The Training Rules
The Buddhist Monk's Discipline: Some Points Explained for Laypeople, by Bhikkhu Khantipalo
As the bhikkhu's life generally gives many occasions for contact with lay-people (except for the bhikkhu engaged in meditation practice), and as erring bhikkhus were not absent from the Sangha even in the days of Lord Buddha, so there is quite a large body of legislation relating to just these occasions. Because of the wrong conduct of various bhikkhus, Lord Buddha had cause to lay down large numbers of training rules which if infringed would become offenses for the guilty bhikkhu. It sometimes happened that a rule had to be modified, and sometimes various allowances proved necessary to qualify the range of the original rule. In this way many of the training rules were tested in the light of experience until they became perfectly practical.
All these rules fall into seven classes according to the seriousness of the offense involved when they are broken. Briefly, these seven classes with some of their characteristics are as follows:
1. Defeat (parajika). The first four training rules of the Patimokkha, if broken, become offenses by which a bhikkhu is defeated, no longer able to live in communion with other bhikkhus, never able in the present life to be ordained bhikkhu again; and being no longer "a son of the Sakya" (or the Buddha), he should disrobe immediately. These four offenses are:
a. Sexual intercourse of any description;
b. Taking what is not given with intention to steal;
c. Depriving purposely a human being of life in any way;
d. Falsely claiming superhuman states of attainment.
2. Formal meeting (sanghadisesa). Thirteen "heavy offenses," the second group in the Patimokkha, for the commission of which there is a special disciplinary procedure designed to humble and purify the offender who must, however, first confess to being guilty (as with all other offenses). Of special interest to the laity are numbers two, three, four, and five, which concern:
a. Engaging in bodily contact with a woman with lustful intent;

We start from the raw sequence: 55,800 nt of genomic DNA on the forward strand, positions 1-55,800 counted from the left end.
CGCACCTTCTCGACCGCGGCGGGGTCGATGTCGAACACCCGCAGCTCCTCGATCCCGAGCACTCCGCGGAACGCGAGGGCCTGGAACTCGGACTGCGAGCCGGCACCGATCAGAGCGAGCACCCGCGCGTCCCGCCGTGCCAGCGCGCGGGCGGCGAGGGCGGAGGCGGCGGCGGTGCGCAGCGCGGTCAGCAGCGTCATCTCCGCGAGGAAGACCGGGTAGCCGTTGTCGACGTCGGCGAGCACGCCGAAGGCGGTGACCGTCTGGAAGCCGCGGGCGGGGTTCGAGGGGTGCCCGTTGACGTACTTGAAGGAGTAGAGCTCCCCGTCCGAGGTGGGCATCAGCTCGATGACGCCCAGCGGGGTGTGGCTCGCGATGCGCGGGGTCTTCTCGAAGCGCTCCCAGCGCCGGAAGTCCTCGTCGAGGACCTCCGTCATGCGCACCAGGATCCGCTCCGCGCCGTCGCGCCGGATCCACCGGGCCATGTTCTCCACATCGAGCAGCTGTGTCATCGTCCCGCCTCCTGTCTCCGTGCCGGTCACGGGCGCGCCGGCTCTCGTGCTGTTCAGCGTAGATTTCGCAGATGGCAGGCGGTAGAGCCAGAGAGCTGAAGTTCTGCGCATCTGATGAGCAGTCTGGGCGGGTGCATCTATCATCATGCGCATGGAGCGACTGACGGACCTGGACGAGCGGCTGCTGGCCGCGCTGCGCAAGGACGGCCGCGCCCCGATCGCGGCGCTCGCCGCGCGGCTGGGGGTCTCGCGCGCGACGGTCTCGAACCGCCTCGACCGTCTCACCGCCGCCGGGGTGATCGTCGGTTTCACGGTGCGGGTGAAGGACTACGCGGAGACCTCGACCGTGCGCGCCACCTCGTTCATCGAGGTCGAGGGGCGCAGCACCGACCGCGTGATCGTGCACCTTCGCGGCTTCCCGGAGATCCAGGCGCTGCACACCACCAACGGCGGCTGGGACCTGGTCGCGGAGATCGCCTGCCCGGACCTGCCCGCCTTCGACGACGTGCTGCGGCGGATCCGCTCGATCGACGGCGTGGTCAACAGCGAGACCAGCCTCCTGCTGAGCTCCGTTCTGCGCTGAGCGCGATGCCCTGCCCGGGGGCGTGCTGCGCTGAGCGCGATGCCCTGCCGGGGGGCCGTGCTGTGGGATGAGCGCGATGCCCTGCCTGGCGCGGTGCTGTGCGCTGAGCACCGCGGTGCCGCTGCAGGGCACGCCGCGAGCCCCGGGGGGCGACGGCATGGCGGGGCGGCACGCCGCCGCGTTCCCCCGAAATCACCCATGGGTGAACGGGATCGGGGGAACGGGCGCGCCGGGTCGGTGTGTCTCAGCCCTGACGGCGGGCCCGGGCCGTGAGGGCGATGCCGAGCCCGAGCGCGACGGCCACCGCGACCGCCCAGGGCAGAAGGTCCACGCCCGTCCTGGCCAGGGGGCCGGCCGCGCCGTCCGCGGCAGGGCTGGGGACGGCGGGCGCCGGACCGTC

b. Addressing a woman with lewd words;
c. Speaking to a woman in praise of sexual intercourse;
d. Acting as a go-between for a man or a woman.
In the more detailed considerations below, we shall return to some implications of the first and last of these.
3. Grave offenses (thullaccaya). These are numerous but not found in any one part of the Vinaya. Sometimes they are the types of offense resulting from partial commissions of acts which if completed would entail defeat or formal meeting. They may, in common with the other classes of offenses below, be cleared up by making a confession to another bhikkhu who has not committed the same offense.
4. Expiation (pacittiya). Ninety two in number and all found in the Patimokkha, these training rules cover a very wide range of subjects, some of which it is useful for lay-people to know.
5. To be confessed (patidesaniya). Only four rules in the Patimokkha, which find little application today.
6. Wrong doing (dukkata). A very numerous category, for the avoidance of breaking which, care is needed. The 75 trainings (sekhiya found in the Patimokkha and which contain numbers of points of interest to the layman, become when broken, offenses of wrong-doing.
7. Wrong speech (dubbhasita). This includes all unprofitable speech not found in the above classes, as for instance, the use of coarse words uttered in jest. While there are numbers of cases for offenses in the above classes, there is only one here.